By Diogenes ( articles ) | May 30, 2007
In the May 21st number of America magazine (subscriber only), Bishop Donald Trautman criticizes the revised translation of the Mass soon headed our way. He cites a couple clunky examples from the draft version and contends that the result will be "inaccessible" to the faithful:
All liturgy is pastoral. If translated texts are to be the authentic prayer of the people, they must be owned by the people and expressed in the contemporary language of their culture. To what extent are the new prayers of the Missal truly pastoral? Do these new texts communicate in the living language of the worshiping assembly? How will John and Mary Catholic relate to the new words of the Creed: "consubstantial to the Father" and "incarnate of the Virgin Mary"? Will they understand these words from the various new Collects: "sullied," "unfeigned," "ineffable," "gibbet," "wrought," "thwart"?
No Christian liturgy, ever, has communicated "in the living language of the worshiping assembly" (fifth century Romans did not answer greetings in the street with a chirpy "and with your spirit"). But even were we to concede the accessibility point to Bishop Trautman, his concerns seem largely captious.
Now think: when was the last time you heard a liberal clergyman feel himself constrained to adhere to the approved liturgical texts against his inclinations? The 1974 Sacramentary, which is supposedly obligatory today, is "corrected" wherever and whenever the celebrant finds it wanting. "Pray, sisters and brothers ..." "For our bishop Wilton and for all who minister in your Church ..." "And free us from all unnecessary anxiety ..." Some congregations are more familiar with the deviations than with the norm.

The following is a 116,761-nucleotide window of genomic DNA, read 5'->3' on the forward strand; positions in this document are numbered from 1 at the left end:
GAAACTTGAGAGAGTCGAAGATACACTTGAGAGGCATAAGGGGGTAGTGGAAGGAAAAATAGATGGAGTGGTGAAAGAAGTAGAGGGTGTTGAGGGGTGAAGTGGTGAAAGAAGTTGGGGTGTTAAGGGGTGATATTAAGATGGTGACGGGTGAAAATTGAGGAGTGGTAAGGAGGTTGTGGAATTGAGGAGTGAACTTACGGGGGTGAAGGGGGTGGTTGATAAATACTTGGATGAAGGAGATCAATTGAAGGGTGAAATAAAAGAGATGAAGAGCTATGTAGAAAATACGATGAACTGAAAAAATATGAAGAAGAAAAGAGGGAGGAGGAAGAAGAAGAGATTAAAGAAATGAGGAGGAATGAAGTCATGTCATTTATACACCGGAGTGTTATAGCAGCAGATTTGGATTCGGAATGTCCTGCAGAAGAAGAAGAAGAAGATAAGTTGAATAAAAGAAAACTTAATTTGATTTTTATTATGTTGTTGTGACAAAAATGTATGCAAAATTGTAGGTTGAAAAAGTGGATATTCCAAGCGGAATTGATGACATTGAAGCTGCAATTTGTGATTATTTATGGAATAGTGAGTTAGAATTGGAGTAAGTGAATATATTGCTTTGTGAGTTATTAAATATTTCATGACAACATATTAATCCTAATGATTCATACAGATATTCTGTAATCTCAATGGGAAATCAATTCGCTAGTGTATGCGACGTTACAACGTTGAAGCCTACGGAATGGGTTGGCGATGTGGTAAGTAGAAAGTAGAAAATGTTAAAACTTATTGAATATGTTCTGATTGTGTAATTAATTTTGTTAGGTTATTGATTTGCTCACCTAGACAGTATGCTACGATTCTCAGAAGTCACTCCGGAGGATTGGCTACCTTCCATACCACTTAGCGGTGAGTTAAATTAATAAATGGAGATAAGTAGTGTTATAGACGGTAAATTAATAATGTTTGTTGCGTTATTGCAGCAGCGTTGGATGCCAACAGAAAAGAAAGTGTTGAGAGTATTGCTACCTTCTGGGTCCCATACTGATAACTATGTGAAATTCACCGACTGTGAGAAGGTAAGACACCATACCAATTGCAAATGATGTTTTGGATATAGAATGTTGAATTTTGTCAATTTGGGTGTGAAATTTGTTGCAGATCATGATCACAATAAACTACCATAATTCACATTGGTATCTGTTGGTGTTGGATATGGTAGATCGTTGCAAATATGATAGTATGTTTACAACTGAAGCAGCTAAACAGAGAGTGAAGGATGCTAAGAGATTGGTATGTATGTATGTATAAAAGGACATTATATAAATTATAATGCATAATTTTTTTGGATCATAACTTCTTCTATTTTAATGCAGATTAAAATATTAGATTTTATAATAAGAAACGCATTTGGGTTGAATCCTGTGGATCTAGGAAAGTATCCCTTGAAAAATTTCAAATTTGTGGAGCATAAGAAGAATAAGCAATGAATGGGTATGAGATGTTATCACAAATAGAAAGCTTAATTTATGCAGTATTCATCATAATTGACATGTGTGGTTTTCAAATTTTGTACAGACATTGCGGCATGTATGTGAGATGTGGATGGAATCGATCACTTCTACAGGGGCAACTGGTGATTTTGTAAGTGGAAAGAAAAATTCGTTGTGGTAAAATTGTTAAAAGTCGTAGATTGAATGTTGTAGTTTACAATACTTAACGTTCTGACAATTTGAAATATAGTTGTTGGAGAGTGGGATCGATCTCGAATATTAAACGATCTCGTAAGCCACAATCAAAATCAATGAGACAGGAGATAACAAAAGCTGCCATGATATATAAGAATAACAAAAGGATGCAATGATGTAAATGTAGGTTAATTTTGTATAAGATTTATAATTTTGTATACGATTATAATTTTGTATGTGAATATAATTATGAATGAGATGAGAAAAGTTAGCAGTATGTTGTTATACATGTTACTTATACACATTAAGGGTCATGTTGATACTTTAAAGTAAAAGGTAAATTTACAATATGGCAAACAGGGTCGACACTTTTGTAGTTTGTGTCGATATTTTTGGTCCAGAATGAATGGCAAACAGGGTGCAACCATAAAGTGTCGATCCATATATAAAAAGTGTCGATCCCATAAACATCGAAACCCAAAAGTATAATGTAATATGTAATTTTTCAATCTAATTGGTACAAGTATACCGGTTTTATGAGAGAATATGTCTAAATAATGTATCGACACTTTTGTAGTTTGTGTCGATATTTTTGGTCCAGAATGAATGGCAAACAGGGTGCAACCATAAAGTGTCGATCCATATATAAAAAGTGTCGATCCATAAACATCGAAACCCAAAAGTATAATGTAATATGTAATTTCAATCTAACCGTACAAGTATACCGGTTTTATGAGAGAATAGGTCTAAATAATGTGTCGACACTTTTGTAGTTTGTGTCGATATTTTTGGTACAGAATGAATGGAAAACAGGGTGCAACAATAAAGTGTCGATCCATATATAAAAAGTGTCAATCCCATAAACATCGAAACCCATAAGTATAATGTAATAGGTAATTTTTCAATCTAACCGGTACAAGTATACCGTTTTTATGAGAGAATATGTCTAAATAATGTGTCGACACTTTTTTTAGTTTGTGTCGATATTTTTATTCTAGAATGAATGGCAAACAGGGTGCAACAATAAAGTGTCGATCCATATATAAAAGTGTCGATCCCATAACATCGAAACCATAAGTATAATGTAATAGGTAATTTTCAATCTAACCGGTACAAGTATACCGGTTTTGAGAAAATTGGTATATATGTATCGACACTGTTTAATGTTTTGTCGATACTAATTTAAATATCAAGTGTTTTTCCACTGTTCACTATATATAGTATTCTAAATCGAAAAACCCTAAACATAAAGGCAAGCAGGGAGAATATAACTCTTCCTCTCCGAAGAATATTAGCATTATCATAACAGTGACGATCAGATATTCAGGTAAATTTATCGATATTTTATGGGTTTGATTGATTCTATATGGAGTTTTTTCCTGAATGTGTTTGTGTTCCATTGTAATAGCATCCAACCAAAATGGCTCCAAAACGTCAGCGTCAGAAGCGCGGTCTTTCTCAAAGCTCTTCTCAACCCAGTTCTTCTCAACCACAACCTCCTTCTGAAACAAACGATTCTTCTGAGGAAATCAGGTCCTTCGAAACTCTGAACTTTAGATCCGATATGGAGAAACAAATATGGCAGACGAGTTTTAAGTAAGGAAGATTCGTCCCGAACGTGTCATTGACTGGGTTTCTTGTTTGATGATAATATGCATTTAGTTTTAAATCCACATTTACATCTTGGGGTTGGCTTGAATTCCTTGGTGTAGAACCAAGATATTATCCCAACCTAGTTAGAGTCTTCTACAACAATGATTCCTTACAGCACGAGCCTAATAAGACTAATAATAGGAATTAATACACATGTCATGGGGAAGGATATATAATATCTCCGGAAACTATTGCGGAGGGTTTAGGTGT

The ironic and unlovely truth is that the only priest today likely to be faithful to the 1974 Sacramentary in celebrating Mass is a priest deeply contemptuous of the Missal from which he must declaim, for only a rigid conservative does not award himself the liberty to soften or sweeten or liven-up the Mass in conformity to political fashion and personal taste, and such a man will almost certainly find ICEL's semi-Pelagian theology distressing and its scout-prayer jauntiness a torment. They more they loathe it, the more punctiliously they do it right.
So lighten up, your Excellency. You've got three decades of bad habits working to your advantage. Even if you lose out here and there respecting the words Rome ultimately approves, the spirit of renewal, like a dog returning to its vomit, will trot back gratefully to yesterday's feeding.
All liturgy is pastoral.
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